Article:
Diversity and Function of Adaptive Immune Receptors in a Jawless Vertebrate
These findings reveal that two strikingly different modes of antigen recognition through rearranged lymphocyte receptors have evolved in the jawless and jawed vertebrates.
Dual Nature of the Adaptive Immune System in Lampreys
It is shown that in sea lampreys (Petromyzon marinus) VLRA and VLRB anticipatory receptors are expressed by separate lymphocyte populations by monoallelic VL RA or VL RB assembly, together with expression of cytosine deaminase 1 or 2 (CDA2), respectively.
Déjà vu: the identity of a third lineage of lymphocytes in lampreys
Similar to jawed vertebrates equipped with B cells, αβ T cells and γδ T cells, lampreys have one B- cell-like lineage and two T-cell-like lineages, providing yet another piece of evidence supporting the similarity of the two forms of adaptive immune systems.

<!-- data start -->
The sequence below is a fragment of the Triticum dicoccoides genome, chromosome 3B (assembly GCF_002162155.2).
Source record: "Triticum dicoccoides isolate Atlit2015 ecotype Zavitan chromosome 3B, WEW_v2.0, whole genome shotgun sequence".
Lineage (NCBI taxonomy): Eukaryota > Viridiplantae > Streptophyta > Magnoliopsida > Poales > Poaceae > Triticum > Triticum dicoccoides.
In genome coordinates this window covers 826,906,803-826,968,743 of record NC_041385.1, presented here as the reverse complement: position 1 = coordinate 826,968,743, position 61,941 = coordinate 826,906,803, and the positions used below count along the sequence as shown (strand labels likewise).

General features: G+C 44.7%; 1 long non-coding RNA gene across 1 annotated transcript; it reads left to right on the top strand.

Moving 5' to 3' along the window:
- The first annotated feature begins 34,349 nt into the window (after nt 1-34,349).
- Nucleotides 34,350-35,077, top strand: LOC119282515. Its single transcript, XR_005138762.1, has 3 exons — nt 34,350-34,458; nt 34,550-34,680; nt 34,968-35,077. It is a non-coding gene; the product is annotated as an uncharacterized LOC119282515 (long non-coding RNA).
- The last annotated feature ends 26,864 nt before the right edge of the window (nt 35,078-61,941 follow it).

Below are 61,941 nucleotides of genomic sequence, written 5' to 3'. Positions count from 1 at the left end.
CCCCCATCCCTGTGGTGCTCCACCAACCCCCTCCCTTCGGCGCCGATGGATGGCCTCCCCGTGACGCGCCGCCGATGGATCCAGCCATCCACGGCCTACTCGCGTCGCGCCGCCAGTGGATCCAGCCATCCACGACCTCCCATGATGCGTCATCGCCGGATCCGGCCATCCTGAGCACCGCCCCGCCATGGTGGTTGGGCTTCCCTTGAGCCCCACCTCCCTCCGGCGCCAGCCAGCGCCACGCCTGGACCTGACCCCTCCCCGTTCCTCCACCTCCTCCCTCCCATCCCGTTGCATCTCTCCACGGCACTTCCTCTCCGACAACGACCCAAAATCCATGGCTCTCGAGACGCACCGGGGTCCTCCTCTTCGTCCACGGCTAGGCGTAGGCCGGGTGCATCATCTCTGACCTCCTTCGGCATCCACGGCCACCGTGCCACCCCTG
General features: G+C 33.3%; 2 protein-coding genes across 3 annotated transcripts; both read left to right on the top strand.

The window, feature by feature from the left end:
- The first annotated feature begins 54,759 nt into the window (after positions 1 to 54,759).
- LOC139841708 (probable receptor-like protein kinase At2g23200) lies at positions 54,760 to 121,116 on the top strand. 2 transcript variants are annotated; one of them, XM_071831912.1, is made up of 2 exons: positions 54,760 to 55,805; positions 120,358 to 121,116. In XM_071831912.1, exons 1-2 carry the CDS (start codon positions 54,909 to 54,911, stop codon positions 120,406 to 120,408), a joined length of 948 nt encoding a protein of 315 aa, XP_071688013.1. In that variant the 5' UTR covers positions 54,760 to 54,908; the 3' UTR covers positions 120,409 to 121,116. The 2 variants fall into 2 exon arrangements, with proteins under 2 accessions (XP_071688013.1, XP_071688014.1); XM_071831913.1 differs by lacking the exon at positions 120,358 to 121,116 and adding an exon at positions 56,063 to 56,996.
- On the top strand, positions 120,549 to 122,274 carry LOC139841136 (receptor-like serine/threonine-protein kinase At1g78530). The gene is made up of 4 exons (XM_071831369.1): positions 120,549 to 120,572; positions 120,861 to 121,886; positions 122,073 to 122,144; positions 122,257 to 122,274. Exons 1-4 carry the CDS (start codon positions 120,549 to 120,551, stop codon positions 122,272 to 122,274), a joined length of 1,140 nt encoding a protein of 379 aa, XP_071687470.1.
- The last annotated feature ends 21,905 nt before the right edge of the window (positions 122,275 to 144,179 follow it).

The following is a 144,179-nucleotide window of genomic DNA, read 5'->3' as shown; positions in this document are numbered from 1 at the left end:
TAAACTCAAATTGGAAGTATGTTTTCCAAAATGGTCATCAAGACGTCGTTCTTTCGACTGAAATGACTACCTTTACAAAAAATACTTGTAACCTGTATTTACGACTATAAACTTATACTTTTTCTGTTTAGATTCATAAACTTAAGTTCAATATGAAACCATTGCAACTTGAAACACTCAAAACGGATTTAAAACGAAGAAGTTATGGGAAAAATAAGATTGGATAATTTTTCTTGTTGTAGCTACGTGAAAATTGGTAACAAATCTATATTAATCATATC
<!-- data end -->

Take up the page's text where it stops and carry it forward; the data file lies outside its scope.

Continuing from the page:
Evolution of adaptive immunity: implications of a third lymphocyte lineage in lampreys.
  • N. Kishishita, F. Nagawa
  • Biology
    BioEssays : news and reviews in molecular, cellular and developmental biology
  • 2014
The existence of three major lymphocyte lineages and their development in lampreys, parallels the mammalian adaptive immune system and suggests that these three cell lineages were present in the common vertebrate ancestor approximately 500 million years ago.
Structural insights into the evolution of the adaptive immune system: the variable lymphocyte receptors of jawless vertebrates